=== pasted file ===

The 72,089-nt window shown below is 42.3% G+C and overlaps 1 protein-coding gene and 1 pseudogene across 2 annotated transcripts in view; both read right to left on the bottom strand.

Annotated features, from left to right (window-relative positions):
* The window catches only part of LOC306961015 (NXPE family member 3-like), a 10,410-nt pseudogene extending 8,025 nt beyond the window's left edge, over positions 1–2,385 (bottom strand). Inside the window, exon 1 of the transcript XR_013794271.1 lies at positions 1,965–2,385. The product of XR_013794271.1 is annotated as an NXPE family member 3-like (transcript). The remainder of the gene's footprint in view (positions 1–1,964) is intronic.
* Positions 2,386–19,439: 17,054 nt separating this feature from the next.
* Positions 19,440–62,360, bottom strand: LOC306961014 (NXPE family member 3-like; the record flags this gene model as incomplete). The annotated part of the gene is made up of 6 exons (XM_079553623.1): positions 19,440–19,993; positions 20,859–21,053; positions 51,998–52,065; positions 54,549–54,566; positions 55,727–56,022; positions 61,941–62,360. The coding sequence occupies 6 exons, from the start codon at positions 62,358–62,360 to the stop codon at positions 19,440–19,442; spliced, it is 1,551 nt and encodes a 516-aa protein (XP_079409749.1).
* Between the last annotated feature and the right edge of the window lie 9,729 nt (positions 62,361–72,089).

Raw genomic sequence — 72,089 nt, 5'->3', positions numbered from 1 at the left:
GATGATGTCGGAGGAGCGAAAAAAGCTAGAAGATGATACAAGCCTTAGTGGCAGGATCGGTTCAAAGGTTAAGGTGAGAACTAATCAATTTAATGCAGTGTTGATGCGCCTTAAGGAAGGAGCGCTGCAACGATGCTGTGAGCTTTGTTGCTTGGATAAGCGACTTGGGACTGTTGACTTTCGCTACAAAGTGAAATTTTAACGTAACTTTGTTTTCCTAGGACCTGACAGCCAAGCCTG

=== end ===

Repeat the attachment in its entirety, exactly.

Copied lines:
The 72,089-nt window shown below is 42.3% G+C and overlaps 1 protein-coding gene and 1 pseudogene across 2 annotated transcripts in view; both read right to left on the bottom strand.

Annotated features, from left to right (window-relative positions):
* The window catches only part of LOC306961015 (NXPE family member 3-like), a 10,410-nt pseudogene extending 8,025 nt beyond the window's left edge, over positions 1–2,385 (bottom strand). Inside the window, exon 1 of the transcript XR_013794271.1 lies at positions 1,965–2,385. The product of XR_013794271.1 is annotated as an NXPE family member 3-like (transcript). The remainder of the gene's footprint in view (positions 1–1,964) is intronic.
* Positions 2,386–19,439: 17,054 nt separating this feature from the next.
* Positions 19,440–62,360, bottom strand: LOC306961014 (NXPE family member 3-like; the record flags this gene model as incomplete). The annotated part of the gene is made up of 6 exons (XM_079553623.1): positions 19,440–19,993; positions 20,859–21,053; positions 51,998–52,065; positions 54,549–54,566; positions 55,727–56,022; positions 61,941–62,360. The coding sequence occupies 6 exons, from the start codon at positions 62,358–62,360 to the stop codon at positions 19,440–19,442; spliced, it is 1,551 nt and encodes a 516-aa protein (XP_079409749.1).
* Between the last annotated feature and the right edge of the window lie 9,729 nt (positions 62,361–72,089).

Raw genomic sequence — 72,089 nt, 5'->3', positions numbered from 1 at the left:
GATGATGTCGGAGGAGCGAAAAAAGCTAGAAGATGATACAAGCCTTAGTGGCAGGATCGGTTCAAAGGTTAAGGTGAGAACTAATCAATTTAATGCAGTGTTGATGCGCCTTAAGGAAGGAGCGCTGCAACGATGCTGTGAGCTTTGTTGCTTGGATAAGCGACTTGGGACTGTTGACTTTCGCTACAAAGTGAAATTTTAACGTAACTTTGTTTTCCTAGGACCTGACAGCCAAGCCTG